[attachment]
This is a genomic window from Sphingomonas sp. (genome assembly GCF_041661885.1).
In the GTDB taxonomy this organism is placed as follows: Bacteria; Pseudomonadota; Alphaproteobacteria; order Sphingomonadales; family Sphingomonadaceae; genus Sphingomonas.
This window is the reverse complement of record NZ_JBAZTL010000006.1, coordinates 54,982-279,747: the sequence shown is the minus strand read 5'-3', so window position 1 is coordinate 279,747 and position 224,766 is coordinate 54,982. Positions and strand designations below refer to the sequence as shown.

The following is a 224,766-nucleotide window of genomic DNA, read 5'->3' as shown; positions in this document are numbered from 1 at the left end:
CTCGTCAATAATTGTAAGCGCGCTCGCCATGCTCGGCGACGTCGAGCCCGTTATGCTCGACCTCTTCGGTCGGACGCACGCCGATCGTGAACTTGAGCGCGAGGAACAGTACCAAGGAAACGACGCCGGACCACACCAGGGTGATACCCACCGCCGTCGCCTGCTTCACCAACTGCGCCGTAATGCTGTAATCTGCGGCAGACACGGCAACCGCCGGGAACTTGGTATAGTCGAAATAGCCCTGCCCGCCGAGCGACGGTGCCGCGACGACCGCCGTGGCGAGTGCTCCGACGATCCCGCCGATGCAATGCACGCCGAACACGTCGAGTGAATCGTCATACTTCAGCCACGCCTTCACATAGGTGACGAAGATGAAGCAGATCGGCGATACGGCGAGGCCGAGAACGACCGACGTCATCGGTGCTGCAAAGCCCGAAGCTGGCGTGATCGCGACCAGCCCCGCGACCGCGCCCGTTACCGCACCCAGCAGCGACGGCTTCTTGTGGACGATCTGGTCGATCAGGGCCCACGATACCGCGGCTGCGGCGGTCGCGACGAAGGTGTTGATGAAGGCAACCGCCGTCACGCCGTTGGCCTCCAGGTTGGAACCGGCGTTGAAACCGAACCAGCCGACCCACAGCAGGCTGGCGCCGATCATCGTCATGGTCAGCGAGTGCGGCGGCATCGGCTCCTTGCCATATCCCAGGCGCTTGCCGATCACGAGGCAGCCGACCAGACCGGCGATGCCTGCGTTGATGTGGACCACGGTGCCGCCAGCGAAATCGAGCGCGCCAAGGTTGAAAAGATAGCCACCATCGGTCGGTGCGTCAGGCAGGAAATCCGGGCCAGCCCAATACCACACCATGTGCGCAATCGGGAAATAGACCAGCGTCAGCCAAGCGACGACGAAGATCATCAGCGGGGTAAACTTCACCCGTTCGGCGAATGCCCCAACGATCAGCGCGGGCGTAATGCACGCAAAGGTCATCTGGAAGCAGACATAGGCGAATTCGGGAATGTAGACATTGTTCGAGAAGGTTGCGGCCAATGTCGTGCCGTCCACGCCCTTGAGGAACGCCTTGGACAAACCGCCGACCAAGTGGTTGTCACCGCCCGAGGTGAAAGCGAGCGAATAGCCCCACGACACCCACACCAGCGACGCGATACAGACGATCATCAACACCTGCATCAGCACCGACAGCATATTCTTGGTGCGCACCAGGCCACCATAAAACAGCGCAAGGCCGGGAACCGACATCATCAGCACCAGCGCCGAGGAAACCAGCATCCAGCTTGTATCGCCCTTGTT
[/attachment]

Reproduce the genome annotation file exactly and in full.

This is a genomic window from Sphingomonas sp. (genome assembly GCF_041661885.1).
In the GTDB taxonomy this organism is placed as follows: Bacteria; Pseudomonadota; Alphaproteobacteria; order Sphingomonadales; family Sphingomonadaceae; genus Sphingomonas.
This window is the reverse complement of record NZ_JBAZTL010000006.1, coordinates 54,982-279,747: the sequence shown is the minus strand read 5'-3', so window position 1 is coordinate 279,747 and position 224,766 is coordinate 54,982. Positions and strand designations below refer to the sequence as shown.

The following is a 224,766-nucleotide window of genomic DNA, read 5'->3' as shown; positions in this document are numbered from 1 at the left end:
CTCGTCAATAATTGTAAGCGCGCTCGCCATGCTCGGCGACGTCGAGCCCGTTATGCTCGACCTCTTCGGTCGGACGCACGCCGATCGTGAACTTGAGCGCGAGGAACAGTACCAAGGAAACGACGCCGGACCACACCAGGGTGATACCCACCGCCGTCGCCTGCTTCACCAACTGCGCCGTAATGCTGTAATCTGCGGCAGACACGGCAACCGCCGGGAACTTGGTATAGTCGAAATAGCCCTGCCCGCCGAGCGACGGTGCCGCGACGACCGCCGTGGCGAGTGCTCCGACGATCCCGCCGATGCAATGCACGCCGAACACGTCGAGTGAATCGTCATACTTCAGCCACGCCTTCACATAGGTGACGAAGATGAAGCAGATCGGCGATACGGCGAGGCCGAGAACGACCGACGTCATCGGTGCTGCAAAGCCCGAAGCTGGCGTGATCGCGACCAGCCCCGCGACCGCGCCCGTTACCGCACCCAGCAGCGACGGCTTCTTGTGGACGATCTGGTCGATCAGGGCCCACGATACCGCGGCTGCGGCGGTCGCGACGAAGGTGTTGATGAAGGCAACCGCCGTCACGCCGTTGGCCTCCAGGTTGGAACCGGCGTTGAAACCGAACCAGCCGACCCACAGCAGGCTGGCGCCGATCATCGTCATGGTCAGCGAGTGCGGCGGCATCGGCTCCTTGCCATATCCCAGGCGCTTGCCGATCACGAGGCAGCCGACCAGACCGGCGATGCCTGCGTTGATGTGGACCACGGTGCCGCCAGCGAAATCGAGCGCGCCAAGGTTGAAAAGATAGCCACCATCGGTCGGTGCGTCAGGCAGGAAATCCGGGCCAGCCCAATACCACACCATGTGCGCAATCGGGAAATAGACCAGCGTCAGCCAAGCGACGACGAAGATCATCAGCGGGGTAAACTTCACCCGTTCGGCGAATGCCCCAACGATCAGCGCGGGCGTAATGCACGCAAAGGTCATCTGGAAGCAGACATAGGCGAATTCGGGAATGTAGACATTGTTCGAGAAGGTTGCGGCCAATGTCGTGCCGTCCACGCCCTTGAGGAACGCCTTGGACAAACCGCCGACCAAGTGGTTGTCACCGCCCGAGGTGAAAGCGAGCGAATAGCCCCACGACACCCACACCAGCGACGCGATACAGACGATCATCAACACCTGCATCAGCACCGACAGCATATTCTTGGTGCGCACCAGGCCACCATAAAACAGCGCAAGGCCGGGAACCGACATCATCAGCACCAGCGCCGAGGAAACCAGCATCCAGCTTGTATCGCCCTTGTT